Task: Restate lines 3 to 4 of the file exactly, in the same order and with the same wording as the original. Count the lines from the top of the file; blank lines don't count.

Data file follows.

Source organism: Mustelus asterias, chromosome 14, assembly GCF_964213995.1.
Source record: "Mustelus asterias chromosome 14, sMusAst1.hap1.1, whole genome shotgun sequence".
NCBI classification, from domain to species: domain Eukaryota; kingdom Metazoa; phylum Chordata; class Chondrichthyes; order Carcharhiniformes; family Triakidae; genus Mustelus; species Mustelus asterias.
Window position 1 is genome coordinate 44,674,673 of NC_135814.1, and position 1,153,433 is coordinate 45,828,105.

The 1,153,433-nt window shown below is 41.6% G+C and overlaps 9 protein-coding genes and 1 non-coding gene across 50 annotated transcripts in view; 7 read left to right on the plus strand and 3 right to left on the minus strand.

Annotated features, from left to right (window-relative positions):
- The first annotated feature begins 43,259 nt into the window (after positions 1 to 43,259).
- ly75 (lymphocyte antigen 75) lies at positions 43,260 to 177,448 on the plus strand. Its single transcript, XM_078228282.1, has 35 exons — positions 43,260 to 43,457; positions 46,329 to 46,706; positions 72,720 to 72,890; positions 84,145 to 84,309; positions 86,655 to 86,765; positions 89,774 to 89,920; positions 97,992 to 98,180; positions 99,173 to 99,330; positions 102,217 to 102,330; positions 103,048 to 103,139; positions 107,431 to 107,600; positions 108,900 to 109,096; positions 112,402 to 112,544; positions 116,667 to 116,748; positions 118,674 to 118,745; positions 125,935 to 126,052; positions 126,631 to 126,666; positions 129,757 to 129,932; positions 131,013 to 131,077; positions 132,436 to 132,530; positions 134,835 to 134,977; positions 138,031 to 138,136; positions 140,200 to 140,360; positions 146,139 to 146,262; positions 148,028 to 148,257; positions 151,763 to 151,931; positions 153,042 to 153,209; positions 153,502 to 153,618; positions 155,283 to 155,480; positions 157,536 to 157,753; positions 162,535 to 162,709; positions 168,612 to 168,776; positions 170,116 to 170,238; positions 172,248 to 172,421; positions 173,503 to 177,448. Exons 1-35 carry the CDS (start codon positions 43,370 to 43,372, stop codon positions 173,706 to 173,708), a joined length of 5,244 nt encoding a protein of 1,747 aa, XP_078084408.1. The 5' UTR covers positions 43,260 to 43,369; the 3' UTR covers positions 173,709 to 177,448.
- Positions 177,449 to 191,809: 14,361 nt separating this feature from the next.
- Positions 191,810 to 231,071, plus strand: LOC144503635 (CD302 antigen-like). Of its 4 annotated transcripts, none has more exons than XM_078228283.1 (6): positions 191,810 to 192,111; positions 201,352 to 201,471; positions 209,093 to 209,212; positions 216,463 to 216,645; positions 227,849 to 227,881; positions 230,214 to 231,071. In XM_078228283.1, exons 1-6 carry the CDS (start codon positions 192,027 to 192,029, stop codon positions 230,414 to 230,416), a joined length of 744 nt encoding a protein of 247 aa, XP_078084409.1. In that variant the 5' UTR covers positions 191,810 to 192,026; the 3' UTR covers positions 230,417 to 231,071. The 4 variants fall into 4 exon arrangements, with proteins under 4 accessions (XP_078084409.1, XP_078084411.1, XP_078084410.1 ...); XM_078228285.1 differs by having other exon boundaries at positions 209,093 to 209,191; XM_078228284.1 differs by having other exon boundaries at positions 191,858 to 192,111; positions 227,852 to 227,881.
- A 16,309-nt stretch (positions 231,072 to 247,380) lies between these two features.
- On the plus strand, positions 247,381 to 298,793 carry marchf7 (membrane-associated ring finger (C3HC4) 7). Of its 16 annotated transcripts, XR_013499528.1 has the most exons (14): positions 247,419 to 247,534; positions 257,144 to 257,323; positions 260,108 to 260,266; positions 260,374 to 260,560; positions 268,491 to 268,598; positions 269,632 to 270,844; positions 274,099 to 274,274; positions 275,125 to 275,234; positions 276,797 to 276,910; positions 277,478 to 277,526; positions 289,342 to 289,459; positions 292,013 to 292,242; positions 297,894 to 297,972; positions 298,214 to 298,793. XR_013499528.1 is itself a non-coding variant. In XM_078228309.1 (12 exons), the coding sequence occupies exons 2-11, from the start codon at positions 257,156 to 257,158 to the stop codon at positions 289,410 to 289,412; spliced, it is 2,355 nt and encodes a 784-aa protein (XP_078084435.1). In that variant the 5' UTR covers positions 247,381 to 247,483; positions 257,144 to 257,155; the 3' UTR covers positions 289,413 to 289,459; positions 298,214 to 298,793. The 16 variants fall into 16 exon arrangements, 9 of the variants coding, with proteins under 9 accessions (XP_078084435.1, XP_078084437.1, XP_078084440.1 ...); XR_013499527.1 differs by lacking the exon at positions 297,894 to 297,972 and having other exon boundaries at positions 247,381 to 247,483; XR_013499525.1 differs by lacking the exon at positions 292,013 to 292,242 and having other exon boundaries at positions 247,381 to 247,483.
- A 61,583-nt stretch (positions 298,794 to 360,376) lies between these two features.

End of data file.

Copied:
NCBI classification, from domain to species: domain Eukaryota; kingdom Metazoa; phylum Chordata; class Chondrichthyes; order Carcharhiniformes; family Triakidae; genus Mustelus; species Mustelus asterias.
Window position 1 is genome coordinate 44,674,673 of NC_135814.1, and position 1,153,433 is coordinate 45,828,105.